Recently, I did something that changed the world. It might have been an encouraging word, a provocative question, a smile.
But honestly, I have no idea what it was.
Recently, you did something that changed the world. It might have been an offer to help, an attentive ear, a cup of coffee.
But you, like me, probably don’t know exactly what you did either.
You see, everything we do can either breathe life or death, hope or despair into the people around us. And when we change the people around us by acting differently, we indeed change the world.
Across my spectrum of professional roles, I work with myriad college students, business executives and military personnel. Most of that deals with the function of human resources or the academic field of organizational behavior.
Regardless, the common element across it all is leadership.
Unfortunately, though, leadership has been over-glorified as something momentous. It’s not. It’s often more about perspiration—empathy-driven hard work—than inspiration. Most of the time, it has to do with “lollipop moments.”
Take a moment to learn about that from Drew Dudley in the video below.
If we’re to change the world—or put a “dent in the universe” as Steve Jobs once said—we must start by examining our interactions with those around us.
Are we using those opportunities to life each other up, to make each other’s universe a little more hospitable?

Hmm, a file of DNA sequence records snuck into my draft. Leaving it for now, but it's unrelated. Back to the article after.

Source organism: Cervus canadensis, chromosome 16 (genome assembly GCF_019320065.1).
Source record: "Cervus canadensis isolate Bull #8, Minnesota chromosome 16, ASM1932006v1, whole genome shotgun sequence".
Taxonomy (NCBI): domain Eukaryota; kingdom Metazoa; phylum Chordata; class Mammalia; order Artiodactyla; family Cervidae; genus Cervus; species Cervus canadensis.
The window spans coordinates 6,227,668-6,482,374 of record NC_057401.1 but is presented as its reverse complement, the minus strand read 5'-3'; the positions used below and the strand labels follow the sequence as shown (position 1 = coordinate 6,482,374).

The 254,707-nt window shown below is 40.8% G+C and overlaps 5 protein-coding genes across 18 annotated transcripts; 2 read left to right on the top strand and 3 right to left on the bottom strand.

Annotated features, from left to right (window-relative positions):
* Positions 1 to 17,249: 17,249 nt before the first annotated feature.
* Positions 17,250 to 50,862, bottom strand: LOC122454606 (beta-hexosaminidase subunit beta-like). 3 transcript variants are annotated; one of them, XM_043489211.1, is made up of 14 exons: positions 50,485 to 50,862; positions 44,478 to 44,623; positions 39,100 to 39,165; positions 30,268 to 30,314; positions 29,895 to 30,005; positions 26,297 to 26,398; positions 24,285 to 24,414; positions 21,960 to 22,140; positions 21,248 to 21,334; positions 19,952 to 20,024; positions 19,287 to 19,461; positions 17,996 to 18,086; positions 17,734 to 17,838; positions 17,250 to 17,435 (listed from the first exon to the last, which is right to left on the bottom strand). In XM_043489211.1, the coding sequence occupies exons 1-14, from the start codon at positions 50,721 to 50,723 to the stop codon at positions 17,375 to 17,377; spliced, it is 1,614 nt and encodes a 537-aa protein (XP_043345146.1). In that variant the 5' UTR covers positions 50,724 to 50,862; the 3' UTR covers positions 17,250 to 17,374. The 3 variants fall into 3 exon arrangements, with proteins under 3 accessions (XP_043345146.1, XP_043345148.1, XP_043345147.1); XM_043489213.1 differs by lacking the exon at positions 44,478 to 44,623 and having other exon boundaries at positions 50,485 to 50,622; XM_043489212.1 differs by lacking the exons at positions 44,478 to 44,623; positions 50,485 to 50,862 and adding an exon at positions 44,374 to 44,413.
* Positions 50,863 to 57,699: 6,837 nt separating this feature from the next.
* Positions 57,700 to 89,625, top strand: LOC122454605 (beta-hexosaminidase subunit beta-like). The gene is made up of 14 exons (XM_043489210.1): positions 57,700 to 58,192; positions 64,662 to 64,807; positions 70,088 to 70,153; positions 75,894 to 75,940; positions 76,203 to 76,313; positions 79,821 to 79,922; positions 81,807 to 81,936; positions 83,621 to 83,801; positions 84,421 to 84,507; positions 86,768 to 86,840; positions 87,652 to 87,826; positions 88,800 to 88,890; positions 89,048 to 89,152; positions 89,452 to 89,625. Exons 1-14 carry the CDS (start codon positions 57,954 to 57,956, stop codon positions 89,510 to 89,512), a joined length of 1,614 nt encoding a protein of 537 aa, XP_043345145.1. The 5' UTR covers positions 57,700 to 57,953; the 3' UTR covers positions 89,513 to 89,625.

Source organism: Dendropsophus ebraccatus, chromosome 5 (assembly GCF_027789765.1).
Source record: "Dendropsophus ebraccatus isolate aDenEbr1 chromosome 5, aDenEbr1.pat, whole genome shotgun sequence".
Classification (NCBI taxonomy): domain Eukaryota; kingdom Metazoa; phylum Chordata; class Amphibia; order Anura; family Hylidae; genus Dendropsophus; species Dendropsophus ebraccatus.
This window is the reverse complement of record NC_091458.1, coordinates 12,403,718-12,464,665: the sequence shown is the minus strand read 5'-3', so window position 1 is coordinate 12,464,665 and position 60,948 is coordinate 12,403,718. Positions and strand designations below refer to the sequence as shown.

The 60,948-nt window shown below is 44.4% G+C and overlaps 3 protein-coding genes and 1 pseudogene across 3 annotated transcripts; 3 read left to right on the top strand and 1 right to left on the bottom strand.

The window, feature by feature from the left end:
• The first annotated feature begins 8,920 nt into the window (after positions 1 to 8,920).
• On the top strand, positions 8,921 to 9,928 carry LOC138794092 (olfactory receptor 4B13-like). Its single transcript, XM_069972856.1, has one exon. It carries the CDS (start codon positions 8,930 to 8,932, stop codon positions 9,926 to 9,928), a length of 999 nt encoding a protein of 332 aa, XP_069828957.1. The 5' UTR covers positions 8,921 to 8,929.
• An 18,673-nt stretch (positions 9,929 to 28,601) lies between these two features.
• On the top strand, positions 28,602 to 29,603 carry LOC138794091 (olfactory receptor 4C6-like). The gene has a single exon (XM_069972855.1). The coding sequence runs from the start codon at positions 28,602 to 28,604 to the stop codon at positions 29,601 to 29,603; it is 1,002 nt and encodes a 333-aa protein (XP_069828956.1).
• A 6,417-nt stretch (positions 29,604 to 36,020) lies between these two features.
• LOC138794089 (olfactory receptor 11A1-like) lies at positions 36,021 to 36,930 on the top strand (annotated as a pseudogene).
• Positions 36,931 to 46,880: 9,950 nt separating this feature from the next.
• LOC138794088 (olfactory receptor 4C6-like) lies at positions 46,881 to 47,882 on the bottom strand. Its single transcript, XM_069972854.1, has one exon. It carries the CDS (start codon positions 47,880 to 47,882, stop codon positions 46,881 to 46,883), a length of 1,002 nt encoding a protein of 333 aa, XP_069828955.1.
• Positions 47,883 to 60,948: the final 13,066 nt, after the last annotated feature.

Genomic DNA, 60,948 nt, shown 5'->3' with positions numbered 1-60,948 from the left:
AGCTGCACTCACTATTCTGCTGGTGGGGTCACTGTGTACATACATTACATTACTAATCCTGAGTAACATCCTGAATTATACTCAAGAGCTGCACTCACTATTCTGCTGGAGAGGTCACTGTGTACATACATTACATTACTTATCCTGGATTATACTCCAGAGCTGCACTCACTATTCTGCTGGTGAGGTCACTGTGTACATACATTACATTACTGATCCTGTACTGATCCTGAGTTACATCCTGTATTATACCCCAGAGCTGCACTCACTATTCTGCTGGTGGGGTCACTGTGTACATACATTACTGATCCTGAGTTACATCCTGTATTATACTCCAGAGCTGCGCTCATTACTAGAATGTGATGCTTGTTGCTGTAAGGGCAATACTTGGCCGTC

We spend most of our waking hours at work. So if we really want to make a difference in the world, we should start by focusing on how we ourselves can be positive forces of disruption in our organizations.
And if enough people started thinking that way in an organization—about each other, about their customers, about the work itself—they’d be unstoppable. They’d be able to sense and respond quickly to change, displaying a level of agility that most organizations would find impossible. They'd be engaged, driven by purpose.
Your leadership doesn’t have to be big. It could start with something small—like a lollipop.
What are some little ways in which we can change our world at work? Leave a comment below!
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About Ben Baran
Ben Baran, Ph.D., is probably one of the few people in the world who is equally comfortable in a university classroom, a corporate boardroom and in full body armor carrying a U.S. government-issued M4 assault rifle. Visit: www.benbaran.com.